As part of the application process for the distance learning study mode, we will ask you to provide evidence to demonstrate that you have the time, commitment, facilities and experience to study for a PhD by Distance Learning. Please be prepared to provide evidence, and details, of the following:

  • Examples of your postgraduate research experience and ability to work independently e.g. papers/presentations at professional and academic conferences or publications in professional journals or previous completion of an independent research project, etc.
  • Full reasons (academic and personal) for registering for the distance learning mode of study rather than by standard full or part-time on-campus options. In particular, how you will be able to carry out your project in your chosen location.
  • Access to local library facilities (where needed)
  • Access to IT facilities
  • Access to communications, including e-mail and visual communication media e.g. Skype and Facetime
  • Access to facilities to support any study-related disability (where appropriate)

You can upload this information at the time of application - when asked to provide supporting documentation - or via your applicant portal once you have submitted your application.

When clicking on the Apply Now button you will be directed to an application specifically designed for the programme you wish to apply for where you will create an account with the University application system and submit your application and supporting documents online. Further information regarding how to apply online can be found on the How to apply pages

Apply now

Research interests of staff

The following summary indicates our principal areas of research expertise. Please view our staff profiles for further possible research topics.

Our work in Medieval English ( for example, Old English, Chaucer, Langland, Lollard writing, Older Scots literature, Reformation writing and medievalist writers such as Tolkien) extends through medieval literature into concerns with editing, print production, bibliography, manuscript studies, and non-manuscript verbal cultures of the Middle Ages; and also with relations between medieval verbal and visual cultures.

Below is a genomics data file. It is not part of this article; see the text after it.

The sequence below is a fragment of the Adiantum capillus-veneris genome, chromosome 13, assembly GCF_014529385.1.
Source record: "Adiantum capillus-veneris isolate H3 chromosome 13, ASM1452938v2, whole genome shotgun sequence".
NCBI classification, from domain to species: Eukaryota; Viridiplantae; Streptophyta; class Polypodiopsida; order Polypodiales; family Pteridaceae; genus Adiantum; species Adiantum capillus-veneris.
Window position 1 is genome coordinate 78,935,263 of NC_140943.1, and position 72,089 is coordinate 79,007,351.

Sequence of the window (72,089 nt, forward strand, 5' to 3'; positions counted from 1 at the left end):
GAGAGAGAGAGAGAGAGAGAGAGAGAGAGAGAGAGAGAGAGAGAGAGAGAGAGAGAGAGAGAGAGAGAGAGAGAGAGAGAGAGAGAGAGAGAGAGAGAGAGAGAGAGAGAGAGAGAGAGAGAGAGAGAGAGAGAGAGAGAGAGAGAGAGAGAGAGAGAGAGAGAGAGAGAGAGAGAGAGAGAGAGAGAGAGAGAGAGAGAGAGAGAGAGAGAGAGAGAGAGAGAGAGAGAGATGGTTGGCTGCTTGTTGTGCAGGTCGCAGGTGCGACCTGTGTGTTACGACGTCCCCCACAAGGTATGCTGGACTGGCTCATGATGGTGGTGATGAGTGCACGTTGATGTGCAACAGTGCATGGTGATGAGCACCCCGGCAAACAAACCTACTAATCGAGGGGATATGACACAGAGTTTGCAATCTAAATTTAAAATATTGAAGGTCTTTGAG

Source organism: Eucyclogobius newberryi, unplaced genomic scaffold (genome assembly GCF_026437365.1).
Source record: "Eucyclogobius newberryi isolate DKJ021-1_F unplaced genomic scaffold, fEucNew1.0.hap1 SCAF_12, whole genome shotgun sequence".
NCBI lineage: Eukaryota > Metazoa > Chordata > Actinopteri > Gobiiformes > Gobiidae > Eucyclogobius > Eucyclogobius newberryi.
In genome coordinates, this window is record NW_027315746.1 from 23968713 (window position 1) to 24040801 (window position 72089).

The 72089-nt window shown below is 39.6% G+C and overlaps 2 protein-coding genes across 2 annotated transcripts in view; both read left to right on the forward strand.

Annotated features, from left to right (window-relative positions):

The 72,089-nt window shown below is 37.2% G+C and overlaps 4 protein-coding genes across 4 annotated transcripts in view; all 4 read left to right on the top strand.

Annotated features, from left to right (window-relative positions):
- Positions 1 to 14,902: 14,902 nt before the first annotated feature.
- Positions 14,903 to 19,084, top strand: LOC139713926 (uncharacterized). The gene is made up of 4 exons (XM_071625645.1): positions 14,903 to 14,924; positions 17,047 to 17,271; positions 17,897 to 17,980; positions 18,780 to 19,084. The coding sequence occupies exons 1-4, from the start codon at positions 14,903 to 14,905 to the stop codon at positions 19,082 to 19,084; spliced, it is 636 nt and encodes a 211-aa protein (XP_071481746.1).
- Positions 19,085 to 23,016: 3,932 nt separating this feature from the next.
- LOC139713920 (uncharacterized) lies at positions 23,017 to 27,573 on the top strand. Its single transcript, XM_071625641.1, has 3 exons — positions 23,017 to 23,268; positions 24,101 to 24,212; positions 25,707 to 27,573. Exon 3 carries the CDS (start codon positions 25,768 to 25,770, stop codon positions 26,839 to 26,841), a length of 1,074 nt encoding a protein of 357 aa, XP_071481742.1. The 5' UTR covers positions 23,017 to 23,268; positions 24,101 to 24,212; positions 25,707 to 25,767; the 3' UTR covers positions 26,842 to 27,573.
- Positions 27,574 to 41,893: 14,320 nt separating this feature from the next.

In the Early Modern area (for example, Daniel, Donne, Johnson, Marlowe, Middleton, Shakespeare, Spenser, Milton) our specialisms in dramatic and non-dramatic writing extend into the reception of early modern writers in later periods and today, and run alongside our work on cultures of manuscript, print and 17th century women’s writing.

In Restoration, 18th century and Romantics (for example, Rochester, Behn, Swift, Pope, Richardson, Fielding, Sterne, Johnson, Wordsworth, Goldsmith) we focus on reading literary works in their historical and cultural contexts, with special interests in the editing of texts, in prose fiction, in language and lexicography, in the reception of Shakespeare, early modern and medieval literature, and in gender.

In 19th century, 20th century, and contemporary (for example, James, Harriet Wilson, Harriet Beecher Stowe, Conrad, Ford, Wyndham Lewis, Woolf, Dorothy Richardson, T. S. Eliot, Kerouac, J. M. Coetzee, Zadie Smith, Don Delillo) we are particularly interested in the late Victorian period, Modernism and the contemporary and we utilise a number of thematic and theoretical approaches (including historiography, cultural theory, postcolonialism, cultures of reading, digital theory).

The research themes of materiality of the text (for example, textual editing, history of the book, media history) and gender (for example, women writers, relevant theoretical approaches) can be pursued across all these periods.

Employability

The University of Birmingham has been ranked 8th in the UK and 60th in the world for post-qualification employability in the latest global survey of universities commissioned by the International Herald Tribune.

Your degree will provide excellent preparation for employment and this will be further enhanced by the employability skills training offered through the College of Arts and Law Graduate School.

Birmingham?s English Literature postgraduates develop a range of skills including presentation, communication and analytical skills, as well as the ability to work independently, think critically and develop opinions.

Over the past five years, over 90% of English Literature postgraduates were in work and/or further study six months after graduation. Many of our graduates go on to further study or academia, while others use their transferable skills in a wide variety of occupations including accounting, the charity sector, teaching, local government, law, publishing and media. Employers that graduates have gone on to work for include: Birmingham Museums Trust; Bloomsbury Publishing; Civil Service; Coventry Arts and Heritage Trust; House of Commons; and University of Kent.